Obstructionism from the White House has extended to the absurd. Take extending e-Visa status to New Zealand, one of the most innocuous measures waiting before Congress. These visa programs are designed to promote trade and job growth between like-minded free-market partners with the United States. Including New Zealand in the program is more than long overdue.

But no. Even though it’s a simple legislative fix, it’s stalled. Like other common-sense measures — any legislation that advances visa reforms and improves the lawful migration system and sensible border security — it’s backed up like bottlenecked traffic. And all because no measure can move till the president delivers amnesty.

Obama has increasingly been pushing his amnesty agenda without Congress. He started by loosening up enforcement of immigration laws. Then, in 2012, he initiated his Deferred Action for Childhood Arrivals, which implemented an administrative amnesty for minors. Now it’s widely reported that Obama is planning a broader administrative amnesty that could include millions.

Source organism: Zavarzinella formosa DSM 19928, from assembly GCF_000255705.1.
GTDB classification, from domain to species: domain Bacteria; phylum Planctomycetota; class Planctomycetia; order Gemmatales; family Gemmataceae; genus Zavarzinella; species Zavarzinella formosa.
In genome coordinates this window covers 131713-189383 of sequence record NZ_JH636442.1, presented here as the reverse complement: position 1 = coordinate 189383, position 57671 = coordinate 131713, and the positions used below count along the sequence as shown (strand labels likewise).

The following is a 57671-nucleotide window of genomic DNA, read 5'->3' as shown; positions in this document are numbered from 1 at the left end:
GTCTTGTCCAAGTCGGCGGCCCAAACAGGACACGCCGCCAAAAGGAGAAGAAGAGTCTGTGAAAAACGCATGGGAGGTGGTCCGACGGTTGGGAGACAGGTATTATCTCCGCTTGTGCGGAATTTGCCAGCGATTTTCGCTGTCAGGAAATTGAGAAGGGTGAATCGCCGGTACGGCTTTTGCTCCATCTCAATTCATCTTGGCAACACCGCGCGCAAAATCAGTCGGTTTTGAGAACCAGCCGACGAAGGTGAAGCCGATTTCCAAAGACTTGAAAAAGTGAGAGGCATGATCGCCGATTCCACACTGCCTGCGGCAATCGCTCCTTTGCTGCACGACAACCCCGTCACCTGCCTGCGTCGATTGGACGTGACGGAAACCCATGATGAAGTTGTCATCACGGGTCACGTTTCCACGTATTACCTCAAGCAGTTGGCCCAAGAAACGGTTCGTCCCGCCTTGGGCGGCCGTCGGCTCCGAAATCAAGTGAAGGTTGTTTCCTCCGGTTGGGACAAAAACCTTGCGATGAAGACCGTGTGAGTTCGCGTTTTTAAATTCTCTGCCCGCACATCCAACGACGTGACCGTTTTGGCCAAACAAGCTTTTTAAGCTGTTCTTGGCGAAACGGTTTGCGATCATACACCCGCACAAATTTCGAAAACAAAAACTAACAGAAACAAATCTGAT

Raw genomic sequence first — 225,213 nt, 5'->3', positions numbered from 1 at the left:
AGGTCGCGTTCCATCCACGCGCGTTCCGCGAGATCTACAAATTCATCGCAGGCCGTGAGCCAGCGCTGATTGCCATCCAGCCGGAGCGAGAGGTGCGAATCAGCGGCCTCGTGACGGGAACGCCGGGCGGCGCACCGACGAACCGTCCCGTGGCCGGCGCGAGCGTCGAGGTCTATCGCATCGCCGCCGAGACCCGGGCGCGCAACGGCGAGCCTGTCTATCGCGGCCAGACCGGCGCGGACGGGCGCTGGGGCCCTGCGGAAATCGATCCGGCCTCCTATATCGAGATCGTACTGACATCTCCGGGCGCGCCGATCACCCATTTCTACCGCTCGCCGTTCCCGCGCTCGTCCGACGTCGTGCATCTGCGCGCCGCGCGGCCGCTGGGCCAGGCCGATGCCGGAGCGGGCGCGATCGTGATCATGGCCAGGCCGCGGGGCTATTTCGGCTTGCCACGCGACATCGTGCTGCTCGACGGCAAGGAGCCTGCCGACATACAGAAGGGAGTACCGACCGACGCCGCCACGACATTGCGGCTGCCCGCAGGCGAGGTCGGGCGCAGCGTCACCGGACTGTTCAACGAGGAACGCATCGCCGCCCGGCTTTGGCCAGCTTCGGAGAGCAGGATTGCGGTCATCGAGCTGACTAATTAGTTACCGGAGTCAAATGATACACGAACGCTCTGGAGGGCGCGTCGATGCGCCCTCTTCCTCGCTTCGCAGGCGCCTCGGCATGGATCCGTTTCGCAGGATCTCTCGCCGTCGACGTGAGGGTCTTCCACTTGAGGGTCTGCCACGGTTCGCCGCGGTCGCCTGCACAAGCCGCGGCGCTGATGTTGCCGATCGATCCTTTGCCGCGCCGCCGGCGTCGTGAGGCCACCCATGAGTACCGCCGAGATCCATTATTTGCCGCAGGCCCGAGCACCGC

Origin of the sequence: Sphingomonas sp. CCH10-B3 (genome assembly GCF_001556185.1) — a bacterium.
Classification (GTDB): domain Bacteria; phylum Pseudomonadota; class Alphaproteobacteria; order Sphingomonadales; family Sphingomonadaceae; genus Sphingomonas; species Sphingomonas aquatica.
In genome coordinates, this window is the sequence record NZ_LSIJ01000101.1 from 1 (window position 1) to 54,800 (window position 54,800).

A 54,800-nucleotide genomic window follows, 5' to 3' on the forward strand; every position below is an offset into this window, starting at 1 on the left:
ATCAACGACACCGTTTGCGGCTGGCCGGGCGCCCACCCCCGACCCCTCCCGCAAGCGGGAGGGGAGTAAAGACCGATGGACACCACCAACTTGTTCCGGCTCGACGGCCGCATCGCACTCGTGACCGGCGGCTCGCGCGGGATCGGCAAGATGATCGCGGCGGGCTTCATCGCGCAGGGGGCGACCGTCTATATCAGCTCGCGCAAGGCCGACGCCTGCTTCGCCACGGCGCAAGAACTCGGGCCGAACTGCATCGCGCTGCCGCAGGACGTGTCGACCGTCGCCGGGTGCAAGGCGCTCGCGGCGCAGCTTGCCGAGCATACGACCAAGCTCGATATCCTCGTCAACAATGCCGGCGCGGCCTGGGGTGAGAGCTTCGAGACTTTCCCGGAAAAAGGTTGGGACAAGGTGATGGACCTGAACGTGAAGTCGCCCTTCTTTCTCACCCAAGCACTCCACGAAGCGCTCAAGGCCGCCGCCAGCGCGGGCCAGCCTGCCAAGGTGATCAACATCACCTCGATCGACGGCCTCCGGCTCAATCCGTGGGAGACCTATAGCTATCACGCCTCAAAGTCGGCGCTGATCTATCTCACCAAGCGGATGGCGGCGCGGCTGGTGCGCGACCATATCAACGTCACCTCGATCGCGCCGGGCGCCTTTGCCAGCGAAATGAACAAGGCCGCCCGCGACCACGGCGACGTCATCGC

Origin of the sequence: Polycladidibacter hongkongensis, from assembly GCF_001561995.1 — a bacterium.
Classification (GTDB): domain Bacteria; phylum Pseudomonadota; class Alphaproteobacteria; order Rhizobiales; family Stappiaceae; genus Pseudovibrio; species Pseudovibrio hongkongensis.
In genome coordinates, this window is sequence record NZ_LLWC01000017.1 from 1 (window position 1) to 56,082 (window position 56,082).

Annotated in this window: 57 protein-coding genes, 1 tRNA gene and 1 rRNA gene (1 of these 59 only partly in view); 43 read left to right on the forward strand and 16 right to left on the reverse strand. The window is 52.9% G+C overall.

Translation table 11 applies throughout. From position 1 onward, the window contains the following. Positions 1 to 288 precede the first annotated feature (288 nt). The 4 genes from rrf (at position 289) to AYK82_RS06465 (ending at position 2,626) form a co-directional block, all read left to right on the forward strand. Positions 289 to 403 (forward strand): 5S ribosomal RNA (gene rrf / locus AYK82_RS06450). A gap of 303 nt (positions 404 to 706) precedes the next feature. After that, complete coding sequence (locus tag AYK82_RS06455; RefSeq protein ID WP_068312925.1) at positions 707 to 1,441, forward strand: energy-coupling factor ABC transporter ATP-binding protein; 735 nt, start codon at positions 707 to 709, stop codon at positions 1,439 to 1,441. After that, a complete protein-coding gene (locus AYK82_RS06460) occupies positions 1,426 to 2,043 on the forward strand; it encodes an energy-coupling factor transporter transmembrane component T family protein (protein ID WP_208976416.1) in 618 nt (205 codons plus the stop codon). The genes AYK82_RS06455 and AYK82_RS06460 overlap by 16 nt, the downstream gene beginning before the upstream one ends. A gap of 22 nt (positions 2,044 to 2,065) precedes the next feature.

The president’s “solution” adds to the problem. It doesn’t solve it. Amnesty only encourages more to seek to enter the U.S. illegally. It does nothing to enhance border security or visa or immigration reforms.

Further undercutting the president’s legitimacy are reports of a series of meetings with pro-amnesty and business groups as a run-up to his proposed amnesty. To many, that smacks of cronyism, buying off or placating special interests. It paints an image of a president intent on pleasing some at the expense of others.

To make matters worse, the president’s actions are riling up Americans. Across the political spectrum, fewer and fewer people feel like Obama is acting in their interests. Even the liberal left is angry, arguing the president’s actions could poison the well for long-term reforms to replace his administrative measures — measures which could be terminated by the next president.